Dr Pippa Moore email@example.com
I am a marine community ecologist, whose research interests lie in understanding the impacts of climate change and other human stressors on the diversity and functioning of rocky reefs and seagrass meadows. I am also interested in making space for nature in marine engineering by the incorporation of novel material design and low-cost interventions to promote biodiversity. If you are interested in these areas and would like to pursue a MRes, PhD or post-doc please get in touch to discuss funding options.
Dr Ally Evans firstname.lastname@example.org
After completing her PhD with us in 2016, Ally has recently returned to the lab as a postdoc working on the European-funded Ecostructure Project (www.ecostructureproject.eu). She is investigating ways of enhancing biodiversity on artificial structures in the marine environment. Having previously worked in marine conservation management, Ally is very much an applied ecologist, working at the interface between science, policy and practice. Through her research, she aims to develop a catalogue of biodiversity enhancements that can be built into marine developments and then to drive their implementation in the planning system
Dr Adam Gouraguine email@example.com
Adam is a postdoctoral research associate working on a NERC-funded international project, examining the structure, connectivity and resilience in kelp ecosystems in Chile and Peru. He will be spending the majority of his time carrying out subtidal fieldwork in South America. Adam obtained his PhD in Marine Biology at the University of Essex in June 2018. His thesis’ research focused on relationships between fish and habitat-forming species in the tropics and temperate seas. Adam’s marine ecology experience comes predominately from taking part in numerous research expeditions and conducting a variety of laboratory experiments.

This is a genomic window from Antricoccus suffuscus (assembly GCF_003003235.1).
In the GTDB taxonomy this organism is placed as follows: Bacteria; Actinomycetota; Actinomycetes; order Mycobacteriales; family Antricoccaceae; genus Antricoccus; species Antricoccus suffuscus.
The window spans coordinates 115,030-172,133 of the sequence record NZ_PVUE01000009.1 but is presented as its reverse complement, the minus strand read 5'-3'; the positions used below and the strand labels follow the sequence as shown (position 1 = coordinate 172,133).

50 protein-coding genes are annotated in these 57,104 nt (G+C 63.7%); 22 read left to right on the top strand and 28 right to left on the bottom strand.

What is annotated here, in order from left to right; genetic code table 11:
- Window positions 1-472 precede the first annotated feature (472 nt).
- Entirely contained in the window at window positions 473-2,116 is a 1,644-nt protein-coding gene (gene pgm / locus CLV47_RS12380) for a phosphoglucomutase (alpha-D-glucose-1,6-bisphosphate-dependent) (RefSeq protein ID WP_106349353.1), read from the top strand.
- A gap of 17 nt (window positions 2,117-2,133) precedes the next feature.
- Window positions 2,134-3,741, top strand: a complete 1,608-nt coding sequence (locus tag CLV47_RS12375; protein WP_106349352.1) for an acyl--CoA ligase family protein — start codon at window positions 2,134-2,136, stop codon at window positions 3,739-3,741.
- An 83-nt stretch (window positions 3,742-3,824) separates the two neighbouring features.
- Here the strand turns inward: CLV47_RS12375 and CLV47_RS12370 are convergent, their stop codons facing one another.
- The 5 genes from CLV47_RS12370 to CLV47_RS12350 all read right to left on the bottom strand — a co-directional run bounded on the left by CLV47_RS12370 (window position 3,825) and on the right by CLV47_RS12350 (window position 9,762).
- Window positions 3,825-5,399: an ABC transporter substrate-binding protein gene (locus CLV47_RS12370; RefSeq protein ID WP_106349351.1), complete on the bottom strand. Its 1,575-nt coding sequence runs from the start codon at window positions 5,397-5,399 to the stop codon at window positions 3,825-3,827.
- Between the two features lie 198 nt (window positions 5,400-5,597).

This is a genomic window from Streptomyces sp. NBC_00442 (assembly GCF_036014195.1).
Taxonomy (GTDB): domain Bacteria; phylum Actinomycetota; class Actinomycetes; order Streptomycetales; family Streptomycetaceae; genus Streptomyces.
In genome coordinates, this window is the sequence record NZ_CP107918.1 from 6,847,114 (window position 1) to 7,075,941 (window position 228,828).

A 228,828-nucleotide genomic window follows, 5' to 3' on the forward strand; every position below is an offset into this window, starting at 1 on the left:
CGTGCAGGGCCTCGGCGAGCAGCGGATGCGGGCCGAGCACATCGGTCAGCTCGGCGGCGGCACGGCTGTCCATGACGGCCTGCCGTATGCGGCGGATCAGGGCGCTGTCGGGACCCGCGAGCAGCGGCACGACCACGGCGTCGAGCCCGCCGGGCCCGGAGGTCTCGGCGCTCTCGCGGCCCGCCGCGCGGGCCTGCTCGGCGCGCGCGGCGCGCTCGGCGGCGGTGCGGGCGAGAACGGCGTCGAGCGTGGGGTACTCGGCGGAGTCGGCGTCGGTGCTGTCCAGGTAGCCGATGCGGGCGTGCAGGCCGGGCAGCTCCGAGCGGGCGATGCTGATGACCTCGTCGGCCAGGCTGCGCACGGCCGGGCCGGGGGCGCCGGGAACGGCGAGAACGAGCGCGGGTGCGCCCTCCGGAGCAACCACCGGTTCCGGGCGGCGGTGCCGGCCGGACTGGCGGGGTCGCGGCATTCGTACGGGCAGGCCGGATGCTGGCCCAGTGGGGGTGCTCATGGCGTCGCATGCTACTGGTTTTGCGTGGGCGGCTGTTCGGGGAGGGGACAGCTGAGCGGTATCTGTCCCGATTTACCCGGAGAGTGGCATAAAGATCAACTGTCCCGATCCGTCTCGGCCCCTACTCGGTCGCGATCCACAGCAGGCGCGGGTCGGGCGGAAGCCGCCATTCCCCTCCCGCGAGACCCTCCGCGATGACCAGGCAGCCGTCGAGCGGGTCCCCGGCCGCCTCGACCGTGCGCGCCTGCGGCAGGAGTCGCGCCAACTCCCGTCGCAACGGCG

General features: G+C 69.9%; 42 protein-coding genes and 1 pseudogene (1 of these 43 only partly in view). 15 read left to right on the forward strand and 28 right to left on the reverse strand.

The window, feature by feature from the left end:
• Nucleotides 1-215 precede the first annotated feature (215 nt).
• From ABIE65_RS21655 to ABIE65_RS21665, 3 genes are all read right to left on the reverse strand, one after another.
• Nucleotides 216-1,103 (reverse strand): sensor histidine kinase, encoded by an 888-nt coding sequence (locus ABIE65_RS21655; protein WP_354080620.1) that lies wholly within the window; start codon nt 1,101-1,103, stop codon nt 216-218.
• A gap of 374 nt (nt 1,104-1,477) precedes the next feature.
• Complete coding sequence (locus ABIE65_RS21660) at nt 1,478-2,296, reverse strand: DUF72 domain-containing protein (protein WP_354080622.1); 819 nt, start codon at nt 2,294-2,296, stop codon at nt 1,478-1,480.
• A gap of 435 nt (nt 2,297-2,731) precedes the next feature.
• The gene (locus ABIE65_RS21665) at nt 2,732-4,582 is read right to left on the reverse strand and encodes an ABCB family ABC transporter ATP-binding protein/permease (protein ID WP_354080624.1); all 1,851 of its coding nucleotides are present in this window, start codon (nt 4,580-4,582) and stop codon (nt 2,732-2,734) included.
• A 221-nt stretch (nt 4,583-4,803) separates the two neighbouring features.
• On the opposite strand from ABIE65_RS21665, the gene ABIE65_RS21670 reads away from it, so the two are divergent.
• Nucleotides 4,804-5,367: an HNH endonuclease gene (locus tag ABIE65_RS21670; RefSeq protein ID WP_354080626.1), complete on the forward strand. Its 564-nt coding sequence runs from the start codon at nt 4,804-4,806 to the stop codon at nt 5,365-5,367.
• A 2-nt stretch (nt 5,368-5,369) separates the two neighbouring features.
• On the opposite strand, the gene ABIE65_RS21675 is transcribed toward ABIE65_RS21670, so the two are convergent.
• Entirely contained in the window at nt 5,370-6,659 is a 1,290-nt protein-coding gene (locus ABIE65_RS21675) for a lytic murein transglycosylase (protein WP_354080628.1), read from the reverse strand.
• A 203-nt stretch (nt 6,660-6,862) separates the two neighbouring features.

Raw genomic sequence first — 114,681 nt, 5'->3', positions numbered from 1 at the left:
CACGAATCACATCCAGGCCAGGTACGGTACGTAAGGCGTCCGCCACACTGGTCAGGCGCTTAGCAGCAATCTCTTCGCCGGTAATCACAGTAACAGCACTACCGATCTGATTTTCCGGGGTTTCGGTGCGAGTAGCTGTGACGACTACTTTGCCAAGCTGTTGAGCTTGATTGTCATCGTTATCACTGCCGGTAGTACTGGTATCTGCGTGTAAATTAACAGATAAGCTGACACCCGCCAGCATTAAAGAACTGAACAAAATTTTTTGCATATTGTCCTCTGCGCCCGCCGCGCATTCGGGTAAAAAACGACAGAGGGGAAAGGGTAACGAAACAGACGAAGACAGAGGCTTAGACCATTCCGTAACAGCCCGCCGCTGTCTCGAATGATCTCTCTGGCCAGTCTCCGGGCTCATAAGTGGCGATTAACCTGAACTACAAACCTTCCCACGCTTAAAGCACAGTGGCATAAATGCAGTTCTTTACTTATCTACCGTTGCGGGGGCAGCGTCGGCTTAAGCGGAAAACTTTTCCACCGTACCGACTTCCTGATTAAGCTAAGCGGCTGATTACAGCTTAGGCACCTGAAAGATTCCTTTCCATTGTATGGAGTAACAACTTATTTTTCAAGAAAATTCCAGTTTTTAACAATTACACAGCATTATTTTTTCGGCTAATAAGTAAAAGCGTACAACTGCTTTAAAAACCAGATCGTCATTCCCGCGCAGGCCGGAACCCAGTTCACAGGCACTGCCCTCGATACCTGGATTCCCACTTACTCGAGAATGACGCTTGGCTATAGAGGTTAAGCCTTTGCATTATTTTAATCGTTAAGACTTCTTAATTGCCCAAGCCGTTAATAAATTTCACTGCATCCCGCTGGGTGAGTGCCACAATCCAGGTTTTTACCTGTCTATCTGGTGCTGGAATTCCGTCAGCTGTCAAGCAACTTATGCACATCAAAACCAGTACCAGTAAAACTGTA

Current Research Assistants
Hannah Earp firstname.lastname@example.org
Hannah joined the lab as a Research Assistant on the Ecostructure Project (www.ecostructureproject.eu) where she will be supporting a range of field and lab
experiments. She has a diverse background in marine research including rocky shore and coral reef ecology, invasive species control/eradication, citizen science and scientific diving.
Current Postgraduate Students
Mathilde Bue email@example.com
Mathilde’s PhD focuses on determining the trophic links and flow of energy within kelp forest (Laminaria hyperborea) communities. Mathilde is using a range of techniques including stomach contents analysis, baited remote underwater video, fatty acid markers and stable isotope approaches to try and disentangle the complex trophic links within kelp forests.
Pippa Lewis firstname.lastname@example.org
Pippa’s PhD focuses on the potential for intertidal fucoids to be important blue carbon donor habitats and therefore play a role in carbon sequestration. Her research will determine the standing stock of intertidal algae, algal productivity and loss and track detrital matter into donor habitats using carbon tracing and detrital traps. Pippa’s research will focus on Welsh coastlines and will involve close collaboration with her industry partner, Environment Systems Ltd (www.envsys.co.uk), who specialise in remote sensing and ecosystem services. Pippa is also interested in the ability to reseed these fucoid species to artificial and natural habitats, and the additional ecosystem services these habitats provide.
Cat Oliver email@example.com
Cat’s PhD focuses on assessing the extent of macroalgae (predominately Ulva species) in Milford Haven for sustainable commercial harvesting purposes. The study will investigate various harvesting techniques for these opportunistic macroalgae and the effect that harvesting may have on the ecosystem. Data will be collected via aerial and acoustic surveys and core sampling as well as in situ animal diversity and behaviour surveys involving birds, crabs and fish. A socioeconomic assessment will evaluate impacts of this opportunistic algae which may help remediate Milford Haven inner waterbody as a nitrogen vulnerable zone.
Dr Ben Harvey
Ben’s PhD research focused on determining the combined effects of ocean acidification and warming on the physiology and ecology of shallow-water marine organisms, and the processes that structure marine ecosystems. Ben is currently undertaking a post-doc in Japan.
Dr Nathan King
Nathan’s PhD focused thermal divergence in kelp populations in response to warming. He took a multifaceted approach to his research employing macroecological and population genetic studies alongside mesocosm experiments investigating the molecular and physiological basis of species thermal tolerance. Since completing his PhD Nathan has taken a post-doc at Bangor University